20 Biggest Upsets In UFC History (Fight Videos Included!)

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Mixed martial arts, particularly in the UFC, has always been a sport ripe with surprises and dramatic turnarounds. 

Upsets are a fundamental part of its allure, offering moments of awe and disbelief as underdogs triumph against all odds.

This article delves into the 20 biggest upsets in UFC history, showcasing bouts where the unexpected became reality.

20 Biggest Upsets In UFC History

As upsets are subjective, this article on the 20 biggest upsets in UFC history is presented in chronological order. 

This allows you to easily see how these stunning fights have contributed to the rich tapestry of UFC history, highlighting the unpredictable nature of MMA.

1. Pete Williams (W) vs. Mark Coleman – May 15, 1998 (UFC 17)

In an era where the sport was still evolving, this fight stood out for its drama and historical significance.

Mark Coleman, a dominant wrestler and two-time UFC tournament champion, was a massive favorite due to his unrivaled strength, ground-and-pound, and how wrestling was the prevailing strategy in MMA.

Pete Williams, a lesser-known fighter from the respected Lion’s Den team, faced Coleman in a match that reflected the sport’s “dark days”.

With minimal pay, less regulation (including the allowance of shoes and steroids), and the sport still finding its footing, fighters represented not just themselves but their gyms, fighting styles, and countries.

The fight, which included a 10-minute first round, showcased the raw and unrefined nature of early MMA. Techniques like wall walking hadn’t been developed yet, and teams guarded their knowledge closely.

Williams’ stunning head-kick knockout of Coleman was groundbreaking and marked a pivotal moment in MMA history that inspired many fans and highlighted the unpredictability and excitement of the sport.

2. Jens Pulver (W) vs. B.J. Penn – January 11, 2002 (UFC 35)

This bout featured Jens Pulver, the reigning UFC Lightweight Champion, defending his title against B.J. Penn, a rising star with a formidable Brazilian jiu-jitsu background. 

Penn entered the fight as a favorite due to his grappling prowess and quick rise in the division, having won his previous three UFC fights by first-round stoppage.

Pulver, despite being the champion, was seen as the underdog. He was known for his boxing skills and toughness but wasn’t expected to cope with Penn’s ground game. 

The fight went the distance, showcasing Pulver’s resilience and ability to neutralize Penn’s grappling. 

Pulver’s victory by majority decision was a significant upset, as many had anticipated Penn’s coronation as the new champion.

3. B.J. Penn (W) vs. Matt Hughes – November 20, 2004 (UFC 46)

B.J. Penn moved up a weight class to challenge Matt Hughes for the UFC Welterweight Championship. 

Hughes was a dominant champion in the welterweight division, known for his wrestling prowess and physical strength. He was on a 13-fight winning streak and was widely considered unbeatable in his weight class.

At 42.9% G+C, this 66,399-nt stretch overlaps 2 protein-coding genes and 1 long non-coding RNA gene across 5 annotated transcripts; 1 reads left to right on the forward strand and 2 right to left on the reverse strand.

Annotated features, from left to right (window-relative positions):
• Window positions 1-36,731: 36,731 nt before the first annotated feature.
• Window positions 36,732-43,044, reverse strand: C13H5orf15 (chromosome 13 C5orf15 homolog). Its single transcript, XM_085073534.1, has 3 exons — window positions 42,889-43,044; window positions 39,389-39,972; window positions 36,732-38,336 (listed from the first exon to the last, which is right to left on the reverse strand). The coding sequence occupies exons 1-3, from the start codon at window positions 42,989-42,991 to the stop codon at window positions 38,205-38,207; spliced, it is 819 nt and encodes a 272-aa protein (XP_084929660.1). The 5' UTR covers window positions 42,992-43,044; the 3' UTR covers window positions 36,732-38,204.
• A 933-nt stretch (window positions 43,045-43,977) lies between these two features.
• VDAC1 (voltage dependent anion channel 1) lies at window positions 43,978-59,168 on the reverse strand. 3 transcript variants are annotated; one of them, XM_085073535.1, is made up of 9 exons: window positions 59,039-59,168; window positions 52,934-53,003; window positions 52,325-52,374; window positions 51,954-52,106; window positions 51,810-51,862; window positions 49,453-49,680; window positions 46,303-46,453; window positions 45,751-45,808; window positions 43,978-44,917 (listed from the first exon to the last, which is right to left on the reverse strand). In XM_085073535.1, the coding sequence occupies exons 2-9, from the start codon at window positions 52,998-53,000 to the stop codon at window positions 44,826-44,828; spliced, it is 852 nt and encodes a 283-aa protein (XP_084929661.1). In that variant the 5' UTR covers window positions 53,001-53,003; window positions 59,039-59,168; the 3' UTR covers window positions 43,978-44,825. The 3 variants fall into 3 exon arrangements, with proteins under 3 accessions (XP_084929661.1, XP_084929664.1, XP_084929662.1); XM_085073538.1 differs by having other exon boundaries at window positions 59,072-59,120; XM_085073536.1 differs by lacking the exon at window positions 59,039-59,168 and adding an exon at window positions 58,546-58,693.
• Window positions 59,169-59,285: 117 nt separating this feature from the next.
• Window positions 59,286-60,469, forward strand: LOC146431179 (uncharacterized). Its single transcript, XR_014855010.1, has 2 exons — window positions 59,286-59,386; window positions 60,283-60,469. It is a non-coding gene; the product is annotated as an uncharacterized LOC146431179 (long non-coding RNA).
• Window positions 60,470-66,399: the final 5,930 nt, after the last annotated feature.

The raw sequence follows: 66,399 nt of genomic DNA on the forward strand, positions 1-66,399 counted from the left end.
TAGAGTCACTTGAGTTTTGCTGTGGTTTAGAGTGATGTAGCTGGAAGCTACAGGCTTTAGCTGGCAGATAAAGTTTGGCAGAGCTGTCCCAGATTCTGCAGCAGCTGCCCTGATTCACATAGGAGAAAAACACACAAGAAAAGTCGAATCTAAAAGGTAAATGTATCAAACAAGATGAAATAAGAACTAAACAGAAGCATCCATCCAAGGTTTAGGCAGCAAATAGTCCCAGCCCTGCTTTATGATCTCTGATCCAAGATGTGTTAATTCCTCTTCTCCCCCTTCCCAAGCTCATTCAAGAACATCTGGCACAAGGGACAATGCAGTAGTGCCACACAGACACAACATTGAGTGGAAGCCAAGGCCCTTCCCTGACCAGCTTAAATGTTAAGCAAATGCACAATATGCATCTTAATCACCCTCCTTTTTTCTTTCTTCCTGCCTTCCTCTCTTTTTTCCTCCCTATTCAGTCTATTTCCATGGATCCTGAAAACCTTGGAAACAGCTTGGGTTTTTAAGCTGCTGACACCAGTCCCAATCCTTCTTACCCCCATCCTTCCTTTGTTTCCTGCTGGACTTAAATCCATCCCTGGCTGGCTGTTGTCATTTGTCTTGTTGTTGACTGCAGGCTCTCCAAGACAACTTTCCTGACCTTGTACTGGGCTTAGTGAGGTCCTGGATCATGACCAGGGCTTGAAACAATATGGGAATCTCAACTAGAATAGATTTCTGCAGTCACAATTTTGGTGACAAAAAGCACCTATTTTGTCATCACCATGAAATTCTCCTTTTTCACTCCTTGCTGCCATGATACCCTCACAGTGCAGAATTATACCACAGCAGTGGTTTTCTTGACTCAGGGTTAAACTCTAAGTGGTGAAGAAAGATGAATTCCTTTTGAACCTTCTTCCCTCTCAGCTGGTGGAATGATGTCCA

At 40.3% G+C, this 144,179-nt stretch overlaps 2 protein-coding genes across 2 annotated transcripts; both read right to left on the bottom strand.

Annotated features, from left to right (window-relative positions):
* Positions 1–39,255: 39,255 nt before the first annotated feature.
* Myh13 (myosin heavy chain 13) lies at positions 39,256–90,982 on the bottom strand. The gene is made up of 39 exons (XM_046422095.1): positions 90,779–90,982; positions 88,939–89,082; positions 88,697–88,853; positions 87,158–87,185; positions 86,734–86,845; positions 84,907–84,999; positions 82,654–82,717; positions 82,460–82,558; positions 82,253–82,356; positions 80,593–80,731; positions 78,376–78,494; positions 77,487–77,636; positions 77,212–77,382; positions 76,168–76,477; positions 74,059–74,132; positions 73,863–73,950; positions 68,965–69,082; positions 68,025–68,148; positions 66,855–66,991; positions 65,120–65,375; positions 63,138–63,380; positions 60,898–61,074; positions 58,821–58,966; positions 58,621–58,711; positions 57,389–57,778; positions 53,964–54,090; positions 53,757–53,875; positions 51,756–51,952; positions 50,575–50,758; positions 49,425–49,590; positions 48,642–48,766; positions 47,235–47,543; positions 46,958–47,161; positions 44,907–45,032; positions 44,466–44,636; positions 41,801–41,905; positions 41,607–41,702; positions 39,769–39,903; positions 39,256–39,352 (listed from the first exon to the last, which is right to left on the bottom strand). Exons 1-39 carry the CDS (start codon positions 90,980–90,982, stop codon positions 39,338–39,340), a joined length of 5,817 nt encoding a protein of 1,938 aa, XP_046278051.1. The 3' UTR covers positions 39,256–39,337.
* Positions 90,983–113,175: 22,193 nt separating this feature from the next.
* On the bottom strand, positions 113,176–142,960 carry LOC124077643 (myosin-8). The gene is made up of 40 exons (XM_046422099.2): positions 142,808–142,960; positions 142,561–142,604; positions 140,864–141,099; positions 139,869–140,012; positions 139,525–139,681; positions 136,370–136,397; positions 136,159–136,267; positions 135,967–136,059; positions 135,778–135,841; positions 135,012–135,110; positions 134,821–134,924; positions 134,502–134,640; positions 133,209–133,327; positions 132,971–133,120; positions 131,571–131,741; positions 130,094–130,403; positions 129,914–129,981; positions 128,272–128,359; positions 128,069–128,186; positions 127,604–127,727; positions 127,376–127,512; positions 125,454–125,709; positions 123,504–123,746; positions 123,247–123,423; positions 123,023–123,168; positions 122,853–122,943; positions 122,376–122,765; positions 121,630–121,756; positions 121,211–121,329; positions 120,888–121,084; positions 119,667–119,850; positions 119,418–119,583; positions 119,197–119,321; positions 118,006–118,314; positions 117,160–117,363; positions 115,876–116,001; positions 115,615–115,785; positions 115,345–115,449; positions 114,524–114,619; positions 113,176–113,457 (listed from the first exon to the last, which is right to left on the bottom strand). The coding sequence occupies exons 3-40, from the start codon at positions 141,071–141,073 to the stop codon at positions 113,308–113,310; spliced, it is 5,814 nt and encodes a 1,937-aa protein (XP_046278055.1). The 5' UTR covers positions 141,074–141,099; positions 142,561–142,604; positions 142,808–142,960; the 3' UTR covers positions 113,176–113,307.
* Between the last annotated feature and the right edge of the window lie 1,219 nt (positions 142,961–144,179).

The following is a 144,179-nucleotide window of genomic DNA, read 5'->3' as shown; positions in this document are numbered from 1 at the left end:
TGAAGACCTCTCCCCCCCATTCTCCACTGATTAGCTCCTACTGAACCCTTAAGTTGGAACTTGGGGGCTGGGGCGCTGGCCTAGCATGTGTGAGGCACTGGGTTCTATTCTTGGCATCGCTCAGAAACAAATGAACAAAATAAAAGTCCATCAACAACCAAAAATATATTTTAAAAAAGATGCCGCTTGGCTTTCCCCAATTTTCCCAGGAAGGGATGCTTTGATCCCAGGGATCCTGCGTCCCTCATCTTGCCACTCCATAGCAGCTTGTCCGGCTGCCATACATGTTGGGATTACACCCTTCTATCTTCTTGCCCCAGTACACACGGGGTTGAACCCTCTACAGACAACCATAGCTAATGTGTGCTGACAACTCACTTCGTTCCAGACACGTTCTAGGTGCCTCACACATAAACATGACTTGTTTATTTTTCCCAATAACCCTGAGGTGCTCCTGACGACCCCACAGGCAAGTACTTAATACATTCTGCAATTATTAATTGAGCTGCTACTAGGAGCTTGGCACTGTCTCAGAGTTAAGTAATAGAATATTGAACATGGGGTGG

Penn, primarily known as a lightweight fighter and a Brazilian jiu-jitsu specialist, was seen as a significant underdog due to his size and strength disadvantage. 

However, the fight took a surprising turn when Penn managed to take Hughes down and control him on the ground, a feat rarely seen against Hughes. 

In the first round, Penn capitalized on his superior jiu-jitsu skills and secured a rear-naked choke, submitting Hughes and becoming the new UFC Welterweight Champion.

This victory was one of the biggest upsets in UFC history because it defied weight-class norms and expectations.

4. Joe Lauzon (W) vs. Jens Pulver – September 23, 2006 (UFC 63)

Jens Pulver, a former UFC lightweight champion, was making his return to the UFC after a four-year absence. He was widely respected for his boxing skills and experience and was expected to make a triumphant return.

Joe Lauzon, on the other hand, was relatively unknown and making his UFC debut. He had fought in smaller organizations and didn’t have the same level of exposure or experience as Pulver.

The fight ended abruptly and shockingly, just 48 seconds into the first round when Lauzon landed a clean left hook that knocked Pulver out.

Lauzon’s knockout win instantly put him on the map in the UFC lightweight division and is remembered as a classic example of an underdog defying the odds.

5. Matt Serra (W) vs. Georges St-Pierre – April 7, 2007 (UFC 69)

In what is often regarded as the biggest upset in UFC history, Matt Serra defeated Georges St-Pierre (GSP) to win the welterweight championship. 

GSP, a dominant champion known for his well-rounded skills, was heavily favored to win, with betting odds placing him as a significant favorite (GSP was around a -1300 favorite, while Serra was a +850 underdog).

Serra, who had earned his title shot through The Ultimate Fighter 4, was considered a long shot.